A servant goes about his business, tending to the master’s house and affairs. He is quiet, almost invisible, owning the background which has become his work place. He prides himself in keeping out of his master’s way, serving the master in the most efficient manner possible in order to allow him to effectively live his best life.
The servant works hard, cleaning the house, coordinating the other staff, answering doors and running errands for the master. He sees problems before they arise and ensures that they never eventuate. He is so deeply enmeshed in the master’s world that the servant knows what the master needs before he even realises it. When things do go wrong, the servant is always at the ready, serving and helping, coming up with solutions or ensuring that the master has enough time and space away from more menial issues to work them out for himself. And he always ensures that everything the master needs is conveniently at hand. Never does an order even need to be given or a request made, such is the symbiotic nature of the relationship and awareness that the servant possesses.
The Ultimate Servant
His own ego is non-existent, such is his selfless, serving nature. His life is lived for one reason, and one reason only: to be completely poured out in service for the master he loves. He requires no accolades or recognition, no praise or worship for a job well done. If the master has a bad day and makes things difficult for the servant, taking out his frustrations on the servant or the work he has so lovingly carried out, it changes nothing for the servant. If the master has a bad week, or even a bad year, the servant is so deeply involved in his life that he sees and knows the reasons why. The empathy that the servant has for the master is so profound that he will love the master until his dying breath, even in the midst of the most violent rejection of everything he has been called to in his role and relationship with the master.
Often, we Christians understand and accept that we are called to a servant-style relationship with our God. We are to selflessly give our lives in service to Christ, because of what he first did for us...
But how often have we considered that this is exactly how Jesus first demonstrated his love for us? Yes, Jesus came in service of “The Father”, but such is the dynamic of the Trinity that The Father also came to Earth, united with The Son in service of humanity. Out of the loving and selfless outpouring of relationship that they share with The Spirit, they created a new realm of being and existence with which they could also love, serve, cherish and develop.
The Divine Presence is infused within and throughout the whole universe, lovingly serving it, and everything in it, every day. God requires no accolades, no praise, no recognition of what it does for us. Love has no ego, and makes no demands to be worshipped. It keeps no record of wrongs, no lists of our failures to recognise its presence in our lives or call it by one particular name over another. It has a deeply rooted empathy for all of us. It knows our struggles, and the evil done to us and by us. It knows our reasons for rejecting certain depictions of its presence, including those found in the “least of these”. It knows that all of the language and models that we have used to communicate the reality of its existence fall hopelessly short of describing its fullness.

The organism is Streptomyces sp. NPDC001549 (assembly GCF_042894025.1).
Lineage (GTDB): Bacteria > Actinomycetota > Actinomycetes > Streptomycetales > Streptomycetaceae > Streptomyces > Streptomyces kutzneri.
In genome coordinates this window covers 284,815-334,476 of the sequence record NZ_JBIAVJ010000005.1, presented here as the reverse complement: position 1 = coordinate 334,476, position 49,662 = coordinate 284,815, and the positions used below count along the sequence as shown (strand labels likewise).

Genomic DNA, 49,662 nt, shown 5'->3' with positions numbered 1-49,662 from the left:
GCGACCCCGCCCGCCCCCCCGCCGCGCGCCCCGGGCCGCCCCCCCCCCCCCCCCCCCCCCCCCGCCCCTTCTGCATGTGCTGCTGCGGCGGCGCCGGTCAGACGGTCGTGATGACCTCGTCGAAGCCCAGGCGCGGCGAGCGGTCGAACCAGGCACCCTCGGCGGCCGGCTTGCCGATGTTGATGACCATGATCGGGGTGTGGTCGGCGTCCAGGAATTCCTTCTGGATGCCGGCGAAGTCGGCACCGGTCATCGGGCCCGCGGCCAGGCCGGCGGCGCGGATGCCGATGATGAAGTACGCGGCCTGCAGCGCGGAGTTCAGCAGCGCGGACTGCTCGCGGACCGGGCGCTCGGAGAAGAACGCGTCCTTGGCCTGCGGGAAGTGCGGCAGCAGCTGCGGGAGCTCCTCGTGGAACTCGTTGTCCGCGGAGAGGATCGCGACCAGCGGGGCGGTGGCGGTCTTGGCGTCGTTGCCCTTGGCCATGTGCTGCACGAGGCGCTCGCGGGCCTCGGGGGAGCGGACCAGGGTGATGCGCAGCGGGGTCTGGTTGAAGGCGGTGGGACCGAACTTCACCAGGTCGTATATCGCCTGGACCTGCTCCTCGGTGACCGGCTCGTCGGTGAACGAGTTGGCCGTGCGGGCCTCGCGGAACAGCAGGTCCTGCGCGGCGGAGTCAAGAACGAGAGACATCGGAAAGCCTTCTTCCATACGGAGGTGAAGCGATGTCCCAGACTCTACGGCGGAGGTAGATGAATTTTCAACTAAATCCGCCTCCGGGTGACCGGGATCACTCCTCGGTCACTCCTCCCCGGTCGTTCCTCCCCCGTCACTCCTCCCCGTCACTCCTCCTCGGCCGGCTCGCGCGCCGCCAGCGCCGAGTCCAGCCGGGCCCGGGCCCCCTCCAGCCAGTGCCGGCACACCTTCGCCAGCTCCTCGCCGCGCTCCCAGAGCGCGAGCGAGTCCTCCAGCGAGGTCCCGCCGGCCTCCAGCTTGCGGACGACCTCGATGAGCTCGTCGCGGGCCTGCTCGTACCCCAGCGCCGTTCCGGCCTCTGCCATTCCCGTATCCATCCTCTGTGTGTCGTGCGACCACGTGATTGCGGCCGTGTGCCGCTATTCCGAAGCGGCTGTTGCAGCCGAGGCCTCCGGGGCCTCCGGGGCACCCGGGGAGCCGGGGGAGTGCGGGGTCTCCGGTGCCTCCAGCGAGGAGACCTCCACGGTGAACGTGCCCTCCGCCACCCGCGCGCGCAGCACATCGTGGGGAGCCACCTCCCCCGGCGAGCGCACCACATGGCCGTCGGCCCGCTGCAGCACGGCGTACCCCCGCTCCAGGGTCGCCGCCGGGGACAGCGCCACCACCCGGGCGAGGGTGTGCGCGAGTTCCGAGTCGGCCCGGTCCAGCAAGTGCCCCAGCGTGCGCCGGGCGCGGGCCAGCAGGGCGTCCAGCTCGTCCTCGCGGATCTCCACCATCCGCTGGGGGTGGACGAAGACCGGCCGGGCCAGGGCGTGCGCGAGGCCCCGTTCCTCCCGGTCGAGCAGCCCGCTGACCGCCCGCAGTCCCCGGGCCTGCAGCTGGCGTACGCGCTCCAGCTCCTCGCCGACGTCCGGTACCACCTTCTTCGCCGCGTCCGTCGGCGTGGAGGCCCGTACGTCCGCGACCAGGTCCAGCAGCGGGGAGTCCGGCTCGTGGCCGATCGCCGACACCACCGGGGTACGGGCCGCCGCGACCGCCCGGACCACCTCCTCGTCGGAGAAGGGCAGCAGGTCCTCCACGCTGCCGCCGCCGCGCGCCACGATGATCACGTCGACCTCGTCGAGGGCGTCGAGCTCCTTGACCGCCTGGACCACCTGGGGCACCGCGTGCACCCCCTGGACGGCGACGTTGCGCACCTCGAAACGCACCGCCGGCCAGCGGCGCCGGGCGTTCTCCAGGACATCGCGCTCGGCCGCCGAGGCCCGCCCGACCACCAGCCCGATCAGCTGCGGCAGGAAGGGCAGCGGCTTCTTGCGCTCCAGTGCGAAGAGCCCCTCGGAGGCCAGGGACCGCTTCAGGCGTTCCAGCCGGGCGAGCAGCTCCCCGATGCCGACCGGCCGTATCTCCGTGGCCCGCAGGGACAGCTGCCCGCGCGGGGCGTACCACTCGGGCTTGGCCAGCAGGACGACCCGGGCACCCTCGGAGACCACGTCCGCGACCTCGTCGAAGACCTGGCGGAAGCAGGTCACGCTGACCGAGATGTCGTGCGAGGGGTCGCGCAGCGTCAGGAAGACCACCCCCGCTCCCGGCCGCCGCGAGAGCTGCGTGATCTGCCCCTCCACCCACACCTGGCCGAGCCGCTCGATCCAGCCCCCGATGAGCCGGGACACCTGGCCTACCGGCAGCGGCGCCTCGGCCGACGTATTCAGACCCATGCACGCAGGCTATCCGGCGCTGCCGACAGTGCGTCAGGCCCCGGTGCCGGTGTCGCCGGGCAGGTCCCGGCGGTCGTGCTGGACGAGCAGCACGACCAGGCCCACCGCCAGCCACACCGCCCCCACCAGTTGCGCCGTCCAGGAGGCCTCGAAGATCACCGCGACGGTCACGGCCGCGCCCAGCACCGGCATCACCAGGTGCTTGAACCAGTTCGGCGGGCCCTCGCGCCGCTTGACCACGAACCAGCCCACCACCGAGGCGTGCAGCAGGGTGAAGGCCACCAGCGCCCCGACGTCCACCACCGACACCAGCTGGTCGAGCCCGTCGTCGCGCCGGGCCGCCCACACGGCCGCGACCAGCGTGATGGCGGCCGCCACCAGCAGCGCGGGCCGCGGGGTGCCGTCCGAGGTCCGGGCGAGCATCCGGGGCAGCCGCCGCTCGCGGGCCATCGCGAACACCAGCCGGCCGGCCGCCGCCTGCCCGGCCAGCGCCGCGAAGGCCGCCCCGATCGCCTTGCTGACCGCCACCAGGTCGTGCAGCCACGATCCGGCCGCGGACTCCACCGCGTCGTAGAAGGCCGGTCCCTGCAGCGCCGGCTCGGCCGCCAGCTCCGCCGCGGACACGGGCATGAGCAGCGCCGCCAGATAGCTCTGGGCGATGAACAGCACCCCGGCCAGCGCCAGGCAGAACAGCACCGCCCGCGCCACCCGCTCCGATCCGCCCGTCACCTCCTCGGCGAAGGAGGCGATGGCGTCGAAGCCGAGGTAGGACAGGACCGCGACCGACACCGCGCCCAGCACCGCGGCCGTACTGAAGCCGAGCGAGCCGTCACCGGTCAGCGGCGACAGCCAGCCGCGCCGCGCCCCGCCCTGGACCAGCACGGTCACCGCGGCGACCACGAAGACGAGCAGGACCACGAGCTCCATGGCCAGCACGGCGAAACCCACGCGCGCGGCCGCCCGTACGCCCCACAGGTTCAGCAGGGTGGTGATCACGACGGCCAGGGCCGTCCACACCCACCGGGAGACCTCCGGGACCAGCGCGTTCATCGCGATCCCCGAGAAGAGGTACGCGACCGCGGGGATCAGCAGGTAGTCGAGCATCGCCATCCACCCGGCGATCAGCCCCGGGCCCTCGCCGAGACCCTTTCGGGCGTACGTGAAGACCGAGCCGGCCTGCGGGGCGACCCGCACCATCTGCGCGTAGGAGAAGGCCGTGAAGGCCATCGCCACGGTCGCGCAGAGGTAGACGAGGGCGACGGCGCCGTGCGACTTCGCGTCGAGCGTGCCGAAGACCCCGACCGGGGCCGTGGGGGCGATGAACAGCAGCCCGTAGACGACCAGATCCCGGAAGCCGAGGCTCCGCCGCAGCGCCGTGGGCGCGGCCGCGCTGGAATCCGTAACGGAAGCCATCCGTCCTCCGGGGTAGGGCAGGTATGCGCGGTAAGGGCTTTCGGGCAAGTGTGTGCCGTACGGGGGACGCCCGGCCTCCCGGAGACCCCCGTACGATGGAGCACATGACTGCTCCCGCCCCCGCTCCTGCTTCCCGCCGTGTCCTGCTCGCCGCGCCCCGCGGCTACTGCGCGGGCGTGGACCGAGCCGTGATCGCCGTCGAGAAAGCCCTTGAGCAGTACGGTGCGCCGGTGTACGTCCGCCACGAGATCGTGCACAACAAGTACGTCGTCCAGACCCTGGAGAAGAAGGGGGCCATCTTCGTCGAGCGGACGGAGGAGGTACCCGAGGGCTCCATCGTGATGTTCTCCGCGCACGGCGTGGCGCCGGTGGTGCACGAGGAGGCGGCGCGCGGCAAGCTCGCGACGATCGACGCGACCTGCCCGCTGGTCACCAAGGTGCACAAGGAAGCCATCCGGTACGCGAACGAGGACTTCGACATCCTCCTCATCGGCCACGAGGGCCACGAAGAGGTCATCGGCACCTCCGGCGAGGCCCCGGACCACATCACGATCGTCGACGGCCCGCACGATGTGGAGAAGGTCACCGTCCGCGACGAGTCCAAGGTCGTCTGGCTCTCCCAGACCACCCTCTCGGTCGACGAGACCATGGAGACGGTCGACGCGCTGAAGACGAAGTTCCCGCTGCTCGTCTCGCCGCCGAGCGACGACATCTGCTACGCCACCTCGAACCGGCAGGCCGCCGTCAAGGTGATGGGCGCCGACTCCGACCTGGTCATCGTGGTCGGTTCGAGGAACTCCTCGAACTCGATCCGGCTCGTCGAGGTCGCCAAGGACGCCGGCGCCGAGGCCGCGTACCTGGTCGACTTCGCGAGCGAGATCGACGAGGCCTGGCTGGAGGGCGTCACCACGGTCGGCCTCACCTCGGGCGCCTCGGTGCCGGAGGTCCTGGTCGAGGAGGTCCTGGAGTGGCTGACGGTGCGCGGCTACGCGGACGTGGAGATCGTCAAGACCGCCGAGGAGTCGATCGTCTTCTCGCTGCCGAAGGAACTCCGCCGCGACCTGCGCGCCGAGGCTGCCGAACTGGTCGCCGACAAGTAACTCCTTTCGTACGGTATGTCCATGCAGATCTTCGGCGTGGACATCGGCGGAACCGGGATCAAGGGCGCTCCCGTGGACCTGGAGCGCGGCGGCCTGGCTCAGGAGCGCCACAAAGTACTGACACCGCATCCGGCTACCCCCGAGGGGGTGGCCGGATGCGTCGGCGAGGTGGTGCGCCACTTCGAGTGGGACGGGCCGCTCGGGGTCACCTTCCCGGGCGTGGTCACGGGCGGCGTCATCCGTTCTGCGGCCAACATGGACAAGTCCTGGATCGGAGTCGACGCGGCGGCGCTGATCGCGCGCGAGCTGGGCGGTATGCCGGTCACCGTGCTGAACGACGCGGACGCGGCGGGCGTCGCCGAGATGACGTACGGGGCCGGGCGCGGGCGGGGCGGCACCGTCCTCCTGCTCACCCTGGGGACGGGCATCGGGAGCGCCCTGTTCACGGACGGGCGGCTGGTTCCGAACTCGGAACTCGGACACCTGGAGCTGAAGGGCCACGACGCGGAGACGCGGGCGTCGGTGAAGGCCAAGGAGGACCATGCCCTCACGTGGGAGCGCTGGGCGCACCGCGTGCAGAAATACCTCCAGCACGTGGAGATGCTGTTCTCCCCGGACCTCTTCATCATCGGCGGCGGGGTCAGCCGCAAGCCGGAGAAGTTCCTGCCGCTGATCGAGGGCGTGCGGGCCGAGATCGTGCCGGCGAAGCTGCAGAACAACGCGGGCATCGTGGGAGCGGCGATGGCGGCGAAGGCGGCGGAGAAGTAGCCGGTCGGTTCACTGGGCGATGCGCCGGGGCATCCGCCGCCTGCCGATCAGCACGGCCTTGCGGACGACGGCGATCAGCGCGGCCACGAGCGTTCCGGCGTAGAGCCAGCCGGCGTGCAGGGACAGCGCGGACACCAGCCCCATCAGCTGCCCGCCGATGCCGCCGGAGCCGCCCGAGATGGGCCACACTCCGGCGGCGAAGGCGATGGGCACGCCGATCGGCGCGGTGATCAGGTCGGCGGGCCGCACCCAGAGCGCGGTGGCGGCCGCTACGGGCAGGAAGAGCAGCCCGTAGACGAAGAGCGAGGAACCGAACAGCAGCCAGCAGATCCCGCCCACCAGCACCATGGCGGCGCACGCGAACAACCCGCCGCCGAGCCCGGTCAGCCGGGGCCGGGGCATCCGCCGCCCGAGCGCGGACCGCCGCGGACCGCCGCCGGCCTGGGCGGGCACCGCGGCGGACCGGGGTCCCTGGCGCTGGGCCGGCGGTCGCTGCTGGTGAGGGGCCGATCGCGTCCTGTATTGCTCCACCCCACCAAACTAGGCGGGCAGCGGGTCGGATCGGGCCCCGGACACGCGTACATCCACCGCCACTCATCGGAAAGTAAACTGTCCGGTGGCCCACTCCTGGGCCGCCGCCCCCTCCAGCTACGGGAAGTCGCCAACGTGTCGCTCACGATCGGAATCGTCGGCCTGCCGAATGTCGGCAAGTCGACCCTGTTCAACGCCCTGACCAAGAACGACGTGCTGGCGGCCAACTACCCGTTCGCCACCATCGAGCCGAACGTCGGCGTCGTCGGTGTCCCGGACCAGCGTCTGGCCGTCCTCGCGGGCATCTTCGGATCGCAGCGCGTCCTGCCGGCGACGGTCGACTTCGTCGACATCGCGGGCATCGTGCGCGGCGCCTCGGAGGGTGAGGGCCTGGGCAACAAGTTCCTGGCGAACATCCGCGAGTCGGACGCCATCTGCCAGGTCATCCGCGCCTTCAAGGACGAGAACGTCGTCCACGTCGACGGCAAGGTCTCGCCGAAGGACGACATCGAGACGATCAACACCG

Here’s the thing that many Christians fail to see: Jesus Christ, and the Trinity that is fully on display in him, will never turn on the those he came to serve and turf them out for failing to recognise, acknowledge or believe in him. Jesus is devoid of any kind of selfish ego that demands such worship and praise, however helpful it might be for us in letting go of our own egos and embracing the same love and service for others. Any worship of God should lead us to see the truth of Jesus' teaching that true greatness is found in being the "servant of all".
Christ's words and actions to this end model God’s character, nature and power. True power is found in humility, in service. True transformation is found only in dying to self, to power, to control. This is who God is. Divine Love is willing to subject itself to the slavery of our, at times, monstrous human control and abuse. Yet there is still nothing in God that would ever relinquish the servant/slave position to take up an “all mighty Overlord” mantle, or smite those who have abused the divine love that we were all born with, and into. In God there is no ego to offend, only Love. Love that is patient and kind; keeping no record of wrongs and never insisting on its own way. It does not rejoice in wrongdoing, yet it endures all things and continues to hope and believe in that which it loves. And it never ends.
If Christ, as a manifestation and representative of the Trinity, relates to humanity every day as a servant (and I believe he does) he is washing our feet as a reminder of our wholeness – our unending and unbreakable union with divine love (which is often translated as salvation in our Bibles). And, just like a servant, Jesus never demands that we notice or acknowledge this humble fact. The servant just goes about their business, whether they are noticed or not, bringing hope and grace to all the world, subtly and patiently influencing the world towards righteousness and love. But, if we are blessed enough to notice it, we will have the pleasure and the privilege of following Christ’s example of relinquishing our power and dying to ourselves in the service of a hurting world.
Russell Croft has a heart for community and reaching out to the marginalised and forgotten. He is getting to know the God of infinite goodness and is living a joy-filled life with his wife Belinda and three children in South-East Queensland, Australia.
See all previous articles by Russell Croft